A special example of this is the game "Private Eye Dol", which is an adventure game with lots of walking, searching, talking to people, interacting with objects, and so on. The game is simply amazing quality wise, since it utilized the extra memory of the Arcade Card for the system. There are many animations, many cut-scenes that are fully voiced, and overall the graphics and presentation is simply amazing and looks more like an SNES game than a PC Engine game. I just wished I could play this game in a language that I could understand.
nother example is "Seiya Monogatari - Anearth Fantasy Stories", which is an RPG game that looks more like it's from the SNES or a more powerful machine. The introduction is very detailed, and the overall game graphics look like they are from a more powerful console, paired with an incredible soundtrack. These are the games that I'm really missing out on due to the language barrier.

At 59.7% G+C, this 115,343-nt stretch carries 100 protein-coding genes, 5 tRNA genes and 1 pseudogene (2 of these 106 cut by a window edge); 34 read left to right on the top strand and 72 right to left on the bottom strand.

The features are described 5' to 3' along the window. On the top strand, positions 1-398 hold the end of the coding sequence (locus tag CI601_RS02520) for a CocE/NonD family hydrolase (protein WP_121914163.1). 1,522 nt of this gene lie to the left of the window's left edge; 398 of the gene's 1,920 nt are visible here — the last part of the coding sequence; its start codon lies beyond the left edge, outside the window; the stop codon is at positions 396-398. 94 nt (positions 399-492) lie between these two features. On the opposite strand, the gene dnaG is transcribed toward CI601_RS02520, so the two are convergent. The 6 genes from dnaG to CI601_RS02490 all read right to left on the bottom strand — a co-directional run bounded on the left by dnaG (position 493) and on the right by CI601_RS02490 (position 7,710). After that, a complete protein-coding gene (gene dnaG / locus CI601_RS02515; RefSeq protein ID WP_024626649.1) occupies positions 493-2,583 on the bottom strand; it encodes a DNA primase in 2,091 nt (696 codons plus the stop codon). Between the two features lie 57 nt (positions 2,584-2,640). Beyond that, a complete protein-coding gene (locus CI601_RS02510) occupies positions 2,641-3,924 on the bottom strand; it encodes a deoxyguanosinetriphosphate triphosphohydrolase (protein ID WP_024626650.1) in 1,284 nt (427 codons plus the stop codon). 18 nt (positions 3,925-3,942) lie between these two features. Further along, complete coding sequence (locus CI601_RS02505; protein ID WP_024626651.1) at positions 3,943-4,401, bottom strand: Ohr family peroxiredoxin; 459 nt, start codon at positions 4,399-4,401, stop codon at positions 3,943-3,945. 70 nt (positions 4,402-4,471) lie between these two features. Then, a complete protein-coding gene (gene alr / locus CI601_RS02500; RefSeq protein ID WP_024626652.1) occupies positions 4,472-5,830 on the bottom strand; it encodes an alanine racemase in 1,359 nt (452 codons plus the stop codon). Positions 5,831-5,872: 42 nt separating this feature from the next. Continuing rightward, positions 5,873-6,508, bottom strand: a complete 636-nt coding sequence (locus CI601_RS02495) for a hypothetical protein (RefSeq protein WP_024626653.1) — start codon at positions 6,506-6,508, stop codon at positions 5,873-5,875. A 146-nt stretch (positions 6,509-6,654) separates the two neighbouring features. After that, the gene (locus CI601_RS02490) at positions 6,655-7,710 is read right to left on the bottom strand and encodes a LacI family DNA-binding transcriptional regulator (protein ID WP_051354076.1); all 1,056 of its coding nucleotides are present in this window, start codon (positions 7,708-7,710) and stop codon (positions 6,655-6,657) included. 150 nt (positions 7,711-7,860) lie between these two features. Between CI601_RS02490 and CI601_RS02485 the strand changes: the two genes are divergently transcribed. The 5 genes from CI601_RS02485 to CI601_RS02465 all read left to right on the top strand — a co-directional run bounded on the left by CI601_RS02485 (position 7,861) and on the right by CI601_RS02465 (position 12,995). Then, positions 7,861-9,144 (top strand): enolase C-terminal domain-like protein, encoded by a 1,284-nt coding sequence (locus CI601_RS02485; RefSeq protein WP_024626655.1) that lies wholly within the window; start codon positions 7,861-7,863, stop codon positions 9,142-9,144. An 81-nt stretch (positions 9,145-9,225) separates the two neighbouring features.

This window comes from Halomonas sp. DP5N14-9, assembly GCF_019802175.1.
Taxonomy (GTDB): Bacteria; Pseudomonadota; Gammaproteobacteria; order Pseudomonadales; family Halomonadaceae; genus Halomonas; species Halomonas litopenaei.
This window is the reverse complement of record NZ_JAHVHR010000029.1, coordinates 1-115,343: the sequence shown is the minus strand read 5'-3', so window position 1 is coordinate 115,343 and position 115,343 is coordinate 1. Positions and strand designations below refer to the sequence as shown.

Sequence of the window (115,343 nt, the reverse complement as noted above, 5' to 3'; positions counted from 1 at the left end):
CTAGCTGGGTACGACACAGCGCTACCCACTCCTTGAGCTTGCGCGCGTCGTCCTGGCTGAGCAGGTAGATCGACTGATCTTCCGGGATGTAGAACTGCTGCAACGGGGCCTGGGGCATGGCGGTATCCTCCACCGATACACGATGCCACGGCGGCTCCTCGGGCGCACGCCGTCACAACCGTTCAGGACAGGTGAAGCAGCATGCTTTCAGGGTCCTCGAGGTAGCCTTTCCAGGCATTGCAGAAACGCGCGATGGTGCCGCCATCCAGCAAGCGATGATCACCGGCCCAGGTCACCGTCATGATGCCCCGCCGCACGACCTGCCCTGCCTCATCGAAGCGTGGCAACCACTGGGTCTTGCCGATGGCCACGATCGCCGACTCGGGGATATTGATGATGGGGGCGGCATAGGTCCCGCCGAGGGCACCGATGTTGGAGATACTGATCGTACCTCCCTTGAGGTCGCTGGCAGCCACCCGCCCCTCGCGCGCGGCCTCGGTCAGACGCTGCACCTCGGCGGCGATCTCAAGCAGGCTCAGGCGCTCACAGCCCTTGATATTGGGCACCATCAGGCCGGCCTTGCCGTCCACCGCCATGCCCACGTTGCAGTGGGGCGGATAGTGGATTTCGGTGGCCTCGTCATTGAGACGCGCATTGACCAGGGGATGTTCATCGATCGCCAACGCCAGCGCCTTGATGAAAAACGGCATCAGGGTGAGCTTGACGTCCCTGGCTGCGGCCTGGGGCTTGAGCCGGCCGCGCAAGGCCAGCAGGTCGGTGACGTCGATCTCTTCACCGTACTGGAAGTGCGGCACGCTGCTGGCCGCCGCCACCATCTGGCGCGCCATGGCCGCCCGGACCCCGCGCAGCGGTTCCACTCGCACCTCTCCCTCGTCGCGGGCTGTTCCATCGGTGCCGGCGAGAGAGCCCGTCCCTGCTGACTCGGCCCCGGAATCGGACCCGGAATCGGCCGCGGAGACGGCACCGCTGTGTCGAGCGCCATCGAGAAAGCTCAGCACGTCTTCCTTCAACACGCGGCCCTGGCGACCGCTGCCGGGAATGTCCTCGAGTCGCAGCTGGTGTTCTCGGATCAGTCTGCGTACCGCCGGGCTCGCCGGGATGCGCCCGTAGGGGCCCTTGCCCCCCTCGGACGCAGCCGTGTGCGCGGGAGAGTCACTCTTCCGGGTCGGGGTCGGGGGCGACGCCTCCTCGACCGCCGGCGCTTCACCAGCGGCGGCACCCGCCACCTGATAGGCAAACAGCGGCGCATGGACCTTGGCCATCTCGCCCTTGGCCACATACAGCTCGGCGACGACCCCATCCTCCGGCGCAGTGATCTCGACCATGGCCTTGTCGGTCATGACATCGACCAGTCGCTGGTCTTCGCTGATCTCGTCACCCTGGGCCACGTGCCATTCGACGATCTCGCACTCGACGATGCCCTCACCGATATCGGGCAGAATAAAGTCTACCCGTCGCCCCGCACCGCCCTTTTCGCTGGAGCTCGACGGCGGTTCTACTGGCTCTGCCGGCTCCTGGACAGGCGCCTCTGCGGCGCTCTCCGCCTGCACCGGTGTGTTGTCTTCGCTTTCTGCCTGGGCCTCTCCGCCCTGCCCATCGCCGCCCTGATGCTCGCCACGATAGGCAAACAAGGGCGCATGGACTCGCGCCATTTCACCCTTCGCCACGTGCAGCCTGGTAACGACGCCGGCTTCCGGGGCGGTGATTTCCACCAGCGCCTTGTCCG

There are a lot more impressive games such as Snatcher, which fortunately also came out for the Sega CD two years after it was released for the PC Engine, but with some minor censorship compared to the PC Engine version. There are even more games that are really impressive for the console but are only available in Japanese. They show perfectly how far the hardware could have been pushed and what it was capable of doing. Overall, I was very impressed with the system, especially considering how old it is, and what things we now take for granted in more modern systems.